Don't put air in your tires

Science bares out that filling tires with nitrogen gas prevents premature wear and increases fuel economy.

“Nitrogen, on the other hand, has a very large molecular structure. A molecule of nitrogen is about four times larger than a molecule of oxygen. Hence, tires filled with high-purity nitrogen typically lose no pressure over a one-month period.”


Everyone from large tire chains to local tire shops sell nitrogen inflated tires. Oftentimes, they make use of exaggerated claims as to the effects of using nitrogen. So, what’s fact and what’s hype?

A study by Nader Jalili and Prakash Venkataraman of Clemson University (, deriving its results from laboratory testing, found that fuel economy gains, minus real-road conditions, could be as high as 23 percent. They also estimated that due to decreased oxidation, tread wear can be reduced as much as 50 percent.

Other studies that actually depended upon using sets of tires on the open highway have corroborated the results. Lawrence R. Sperberg of the Probe Forensic and Testing Laboratory observed that in a test of 54 truck tires subjected to real-world driving conditions tread wear was reduced 26 percent.

A more telling study was one undertaken by Konrad Mech of Drexan Corporation. That study followed the lives of almost 1,300 tires, all with identical maintenance, in order to ensure that the tires stayed properly inflated at all times.

Because of careful attention paid to proper tire inflation (probably more careful than that practiced by an average fleet), the study found a 3.3 percent improvement in fuel economy in tires that used nitrogen gas. Perhaps more astonishingly, the study found an 86 percent increase in tread life in the same tires.

With varying different numbers as it pertains to an exact improvement in fuel economy and tread life, it is important to keep in mind that tire size and driving conditions can affect results. However, science does bare out that the results are positive, showing real promise for long-term cost savings when using nitrogen gas in tires.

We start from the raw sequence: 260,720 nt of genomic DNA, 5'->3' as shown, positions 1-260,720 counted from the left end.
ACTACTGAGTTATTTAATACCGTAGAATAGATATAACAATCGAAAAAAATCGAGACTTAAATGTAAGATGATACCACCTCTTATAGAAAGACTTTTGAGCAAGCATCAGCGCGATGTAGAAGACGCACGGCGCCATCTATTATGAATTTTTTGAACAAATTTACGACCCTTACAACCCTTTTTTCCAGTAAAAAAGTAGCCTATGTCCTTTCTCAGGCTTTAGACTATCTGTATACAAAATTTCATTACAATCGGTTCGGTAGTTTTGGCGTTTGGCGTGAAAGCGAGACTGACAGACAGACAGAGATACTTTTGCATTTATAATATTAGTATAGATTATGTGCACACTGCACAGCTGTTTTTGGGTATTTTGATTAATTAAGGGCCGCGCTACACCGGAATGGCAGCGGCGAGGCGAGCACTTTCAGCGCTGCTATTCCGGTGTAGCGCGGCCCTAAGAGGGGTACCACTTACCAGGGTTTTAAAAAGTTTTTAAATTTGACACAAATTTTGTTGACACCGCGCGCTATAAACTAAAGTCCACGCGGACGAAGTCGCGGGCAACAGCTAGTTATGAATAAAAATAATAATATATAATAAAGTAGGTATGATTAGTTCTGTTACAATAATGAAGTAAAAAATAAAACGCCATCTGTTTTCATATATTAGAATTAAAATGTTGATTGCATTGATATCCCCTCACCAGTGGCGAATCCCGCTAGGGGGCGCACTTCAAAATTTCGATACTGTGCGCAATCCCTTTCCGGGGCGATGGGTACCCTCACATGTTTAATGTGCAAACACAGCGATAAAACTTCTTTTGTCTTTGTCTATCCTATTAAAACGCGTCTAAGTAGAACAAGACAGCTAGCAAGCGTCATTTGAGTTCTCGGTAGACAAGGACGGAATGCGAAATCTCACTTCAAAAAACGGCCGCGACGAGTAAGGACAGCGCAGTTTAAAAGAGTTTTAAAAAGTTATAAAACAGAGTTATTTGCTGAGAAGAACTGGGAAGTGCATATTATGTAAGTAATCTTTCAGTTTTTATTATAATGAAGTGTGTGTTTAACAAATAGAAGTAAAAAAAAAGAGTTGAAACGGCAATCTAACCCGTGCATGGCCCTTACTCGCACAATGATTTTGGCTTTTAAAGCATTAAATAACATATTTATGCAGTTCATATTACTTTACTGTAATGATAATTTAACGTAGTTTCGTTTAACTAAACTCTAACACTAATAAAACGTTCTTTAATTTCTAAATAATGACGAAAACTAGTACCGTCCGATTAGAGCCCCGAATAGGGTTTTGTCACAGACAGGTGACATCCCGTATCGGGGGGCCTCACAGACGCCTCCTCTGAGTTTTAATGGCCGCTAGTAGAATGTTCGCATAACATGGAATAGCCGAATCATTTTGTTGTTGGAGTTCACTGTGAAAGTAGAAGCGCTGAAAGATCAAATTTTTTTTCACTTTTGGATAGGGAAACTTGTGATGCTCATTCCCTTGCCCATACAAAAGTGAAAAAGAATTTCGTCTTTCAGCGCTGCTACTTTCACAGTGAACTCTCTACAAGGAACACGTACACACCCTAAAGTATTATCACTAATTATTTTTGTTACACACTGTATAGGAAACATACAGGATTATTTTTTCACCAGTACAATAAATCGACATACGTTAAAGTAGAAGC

Inflating tires with nitrogen is a pretty straightforward process. Using a nitrogen tire inflation machine, simply connect the shop air hose to the machine and use the machine’s hose on the shop’s tire applications. This includes not only adding air to tires during maintenance and tire replacement, but using it to fill the air tank in the shop’s bead blaster.

Nitrogen inflation equipment generally operates at about 10 percent less than the shop’s air compressor’s rated capacity. So, being that most shops have an air compressor of about 150 psi, the equipment will generate something along the lines of 135 psi of pure nitrogen gas on demand. As long as the shop’s air compressor keeps running, a nitrogen inflation machine will not run out of nitrogen and will continue to generate nitrogen gas.

Furthermore, these pieces of equipment often come with several hoses allowing shops to fill as many as six tires at once.

If a shop converts over to nitrogen and, due to an on-road breakdown or other circumstance, finds it has to fill a tire with regular air, there is no need to fear. Studies have found that from a practical standpoint a tire that is filled with 96 percent nitrogen is just as good as one filled completely with nitrogen.

If a tire is filled fully with regular air, there is also no problem posed by simply removing the valve core and then refilling the tire completely with nitrogen. Tires can go between 99 percent nitrogen air and 78 percent nitrogen air with no problems.

For this reason, nitrogen inflation equipment often will purge a tire of regular air, fill it with nitrogen and then purge it again before refilling it. All the equipment is doing is creating a high enough concentration of nitrogen gas that oxidation is essentially non-existent.

When considering switching over to and maintaining tires with nitrogen air, a best practice is for a fleet to estimate the costs for tooling up for nitrogen inflation and see how long it would take to make the money back as the result of decreased tire costs and fuel savings.

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